Here’s what we’re sharing with you from our unique vantage point online, a.k.a the front row…
- Finding “Neutral Foot”
- The history of… tap dancing
- Dancers & their Ballet Bags: A Visit to Ballet Black
- How to Take Audition Photos of Your Dancin’ Boy
- 10 things my cats have taught me about ballet
- A father’s influence
- When Should You Dance for Free?
- From Competition To College
‘Round these parts we think foot and ankle alignment is purty darn important. So does Monika over at The Dance Training Project. We can tell because she’s written a whopper of a post on the subject. She’s clear on why foot “posture” it’s so crucial, why rolling in is so bad for you, and gives several exercises to help you find and use your “neutral foot” while dancing.
A brief overview of tap dancing from its origins to today, this post is notable because it popped up in my reader from an unexpected source — one of my favorite “mom blogs.” What can I say? I like pleasant surprises… and, I like video, too, which is another reason to check out this post. (P.S. We’ve been known to get a little tap happy here at DA, too.)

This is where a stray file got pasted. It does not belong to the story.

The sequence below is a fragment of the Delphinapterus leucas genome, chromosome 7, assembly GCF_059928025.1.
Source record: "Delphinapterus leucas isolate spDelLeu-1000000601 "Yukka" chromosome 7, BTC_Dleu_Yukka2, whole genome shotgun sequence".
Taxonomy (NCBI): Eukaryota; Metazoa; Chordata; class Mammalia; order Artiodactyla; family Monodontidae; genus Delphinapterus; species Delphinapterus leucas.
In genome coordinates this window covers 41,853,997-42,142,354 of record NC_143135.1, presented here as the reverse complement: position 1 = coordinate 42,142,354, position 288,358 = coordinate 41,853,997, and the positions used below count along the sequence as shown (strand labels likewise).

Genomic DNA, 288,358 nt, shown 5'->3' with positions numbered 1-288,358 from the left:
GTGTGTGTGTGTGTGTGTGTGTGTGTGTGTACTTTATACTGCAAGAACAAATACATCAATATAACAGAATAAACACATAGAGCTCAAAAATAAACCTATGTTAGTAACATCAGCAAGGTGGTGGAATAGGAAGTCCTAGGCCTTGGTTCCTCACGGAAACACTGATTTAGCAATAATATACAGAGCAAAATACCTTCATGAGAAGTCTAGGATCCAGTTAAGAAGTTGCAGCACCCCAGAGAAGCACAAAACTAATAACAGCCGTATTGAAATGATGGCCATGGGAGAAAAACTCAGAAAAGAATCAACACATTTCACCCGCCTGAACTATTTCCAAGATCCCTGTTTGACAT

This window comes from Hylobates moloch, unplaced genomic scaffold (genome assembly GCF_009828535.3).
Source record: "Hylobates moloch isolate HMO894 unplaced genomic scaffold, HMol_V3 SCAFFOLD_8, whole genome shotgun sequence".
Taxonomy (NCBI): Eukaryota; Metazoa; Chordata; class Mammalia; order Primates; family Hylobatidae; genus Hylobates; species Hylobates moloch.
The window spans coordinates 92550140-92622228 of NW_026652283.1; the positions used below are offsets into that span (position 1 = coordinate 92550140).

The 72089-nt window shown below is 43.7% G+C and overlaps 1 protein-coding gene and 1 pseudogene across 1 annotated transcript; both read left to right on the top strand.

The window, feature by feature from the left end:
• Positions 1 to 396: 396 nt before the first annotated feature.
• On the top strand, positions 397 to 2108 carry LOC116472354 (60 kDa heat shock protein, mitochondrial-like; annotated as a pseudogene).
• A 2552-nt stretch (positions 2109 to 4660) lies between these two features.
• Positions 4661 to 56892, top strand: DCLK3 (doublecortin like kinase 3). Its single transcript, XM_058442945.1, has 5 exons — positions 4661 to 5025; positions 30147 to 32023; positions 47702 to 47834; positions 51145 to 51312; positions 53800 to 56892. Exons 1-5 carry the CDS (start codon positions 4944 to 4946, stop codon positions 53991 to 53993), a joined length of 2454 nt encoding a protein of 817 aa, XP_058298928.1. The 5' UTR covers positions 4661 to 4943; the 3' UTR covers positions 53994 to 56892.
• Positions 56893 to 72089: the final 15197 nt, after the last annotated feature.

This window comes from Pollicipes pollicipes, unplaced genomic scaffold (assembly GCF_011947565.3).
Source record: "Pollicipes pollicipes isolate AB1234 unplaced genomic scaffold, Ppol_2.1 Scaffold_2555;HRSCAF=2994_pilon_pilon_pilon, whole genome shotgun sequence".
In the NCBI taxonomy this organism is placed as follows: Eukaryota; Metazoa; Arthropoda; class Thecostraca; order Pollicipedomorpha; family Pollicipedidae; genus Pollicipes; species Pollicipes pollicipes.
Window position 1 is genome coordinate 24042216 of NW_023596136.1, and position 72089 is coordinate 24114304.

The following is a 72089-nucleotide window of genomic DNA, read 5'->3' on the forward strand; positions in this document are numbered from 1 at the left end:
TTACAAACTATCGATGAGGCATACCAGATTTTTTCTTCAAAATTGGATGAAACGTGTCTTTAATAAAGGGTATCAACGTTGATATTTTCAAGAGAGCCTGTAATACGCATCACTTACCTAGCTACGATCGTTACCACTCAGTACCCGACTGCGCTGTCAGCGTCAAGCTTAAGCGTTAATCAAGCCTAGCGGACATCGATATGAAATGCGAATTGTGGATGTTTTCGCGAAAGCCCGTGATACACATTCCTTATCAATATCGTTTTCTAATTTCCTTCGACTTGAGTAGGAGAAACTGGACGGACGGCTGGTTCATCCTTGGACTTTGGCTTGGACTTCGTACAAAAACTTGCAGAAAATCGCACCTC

Not only do we learn what “knolling” is all about from this post, but we learn dancers carry a lot of weird sh…tuff in their dance bags! Bonus: Meeting the lovely, young, international Ballet Black company members willing to let you take a peek at their personal items.
The tips in this post at My Son Can Dance aren’t just for young male dancers (or their parents). They’re really for anyone hopin’ to do a little DIY photographin’ for auditions. The advice comes from San Francisco Ballet dancer, Alexander Reneff-Olson, who is an experienced photographer as well.
Just when you think you’ve seen enough cat memes to last a lifetime, The Classical Girl comes up with a great list for ballet-loving cat people… or cat-loving ballet people… actually, for anyone who loves to move.
For Father’s Day, Scott at loveballet89 reflected on how a father’s supportive (or unsupportive, as it was in Scott’s case) behavior regarding their child’s dance study affects male dancers in particular. It’s an eloquent statement that demonstrates the many ways our lives are shaped by the people and events in them.
Nearly every professional dancer faces this question in their career. This Dance Magazine article shares how four dancers have and do answer it for themselves. The article also features a once-upon-a-time high school classmate of Nichelle’s, Aaron Mattocks. A dancer who began his training in college, Aaron is inspiring in lots of ways.
Once a competitive dance student like so many young dancers, 4dancers columnist Ashley David, a dance major at University of Maryland, College Park reflects on her transition to college and seeing dance, herself, and her work as artistic. She and some of her peers also give a handful of excellent tips for managing this often surprising shift.
We at Dance Advantage love to try to help students and teachers find new ways of closing the gap between student and artist!
If you have suggestions on how we can help you do that, let us know!
We’d love to hear from you.